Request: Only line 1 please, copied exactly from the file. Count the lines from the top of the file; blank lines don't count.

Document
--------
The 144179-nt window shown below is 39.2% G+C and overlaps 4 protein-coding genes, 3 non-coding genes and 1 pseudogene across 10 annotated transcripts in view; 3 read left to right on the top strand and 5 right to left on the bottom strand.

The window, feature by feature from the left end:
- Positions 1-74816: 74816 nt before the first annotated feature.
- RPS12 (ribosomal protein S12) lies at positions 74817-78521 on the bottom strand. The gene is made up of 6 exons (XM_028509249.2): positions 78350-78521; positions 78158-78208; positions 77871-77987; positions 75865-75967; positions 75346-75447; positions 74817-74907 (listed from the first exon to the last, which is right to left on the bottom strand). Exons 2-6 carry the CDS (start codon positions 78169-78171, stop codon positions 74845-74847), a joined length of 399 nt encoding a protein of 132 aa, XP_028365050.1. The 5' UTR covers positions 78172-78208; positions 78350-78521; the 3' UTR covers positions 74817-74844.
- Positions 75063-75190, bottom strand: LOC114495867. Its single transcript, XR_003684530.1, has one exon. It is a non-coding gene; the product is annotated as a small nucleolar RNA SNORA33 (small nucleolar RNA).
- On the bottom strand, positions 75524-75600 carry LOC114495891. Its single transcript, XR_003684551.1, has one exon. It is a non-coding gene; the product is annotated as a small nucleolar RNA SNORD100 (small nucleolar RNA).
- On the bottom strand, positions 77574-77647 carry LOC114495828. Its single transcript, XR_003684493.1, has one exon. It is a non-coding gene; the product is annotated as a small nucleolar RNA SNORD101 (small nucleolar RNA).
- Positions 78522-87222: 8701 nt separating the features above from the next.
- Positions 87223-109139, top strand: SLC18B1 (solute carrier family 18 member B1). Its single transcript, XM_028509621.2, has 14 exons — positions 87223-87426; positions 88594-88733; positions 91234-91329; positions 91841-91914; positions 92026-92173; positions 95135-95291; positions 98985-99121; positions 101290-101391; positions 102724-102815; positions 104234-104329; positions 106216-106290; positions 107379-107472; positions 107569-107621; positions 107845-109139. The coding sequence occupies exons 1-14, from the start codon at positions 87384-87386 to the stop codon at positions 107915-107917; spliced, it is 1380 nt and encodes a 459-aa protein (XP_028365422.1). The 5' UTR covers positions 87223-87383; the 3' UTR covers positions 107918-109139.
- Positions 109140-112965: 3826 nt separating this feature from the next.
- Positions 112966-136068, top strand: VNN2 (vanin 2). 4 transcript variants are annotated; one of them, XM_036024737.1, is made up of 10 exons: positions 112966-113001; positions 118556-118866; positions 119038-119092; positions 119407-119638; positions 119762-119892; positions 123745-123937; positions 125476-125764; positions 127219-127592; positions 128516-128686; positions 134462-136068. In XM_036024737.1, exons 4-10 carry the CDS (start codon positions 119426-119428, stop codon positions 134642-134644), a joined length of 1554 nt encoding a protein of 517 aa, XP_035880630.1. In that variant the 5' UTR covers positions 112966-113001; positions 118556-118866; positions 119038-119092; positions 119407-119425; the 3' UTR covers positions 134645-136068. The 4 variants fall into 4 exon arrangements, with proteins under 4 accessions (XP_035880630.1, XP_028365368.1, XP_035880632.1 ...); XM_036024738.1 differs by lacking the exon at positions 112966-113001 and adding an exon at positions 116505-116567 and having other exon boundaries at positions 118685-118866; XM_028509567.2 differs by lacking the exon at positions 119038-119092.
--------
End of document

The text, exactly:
The 144179-nt window shown below is 39.2% G+C and overlaps 4 protein-coding genes, 3 non-coding genes and 1 pseudogene across 10 annotated transcripts in view; 3 read left to right on the top strand and 5 right to left on the bottom strand.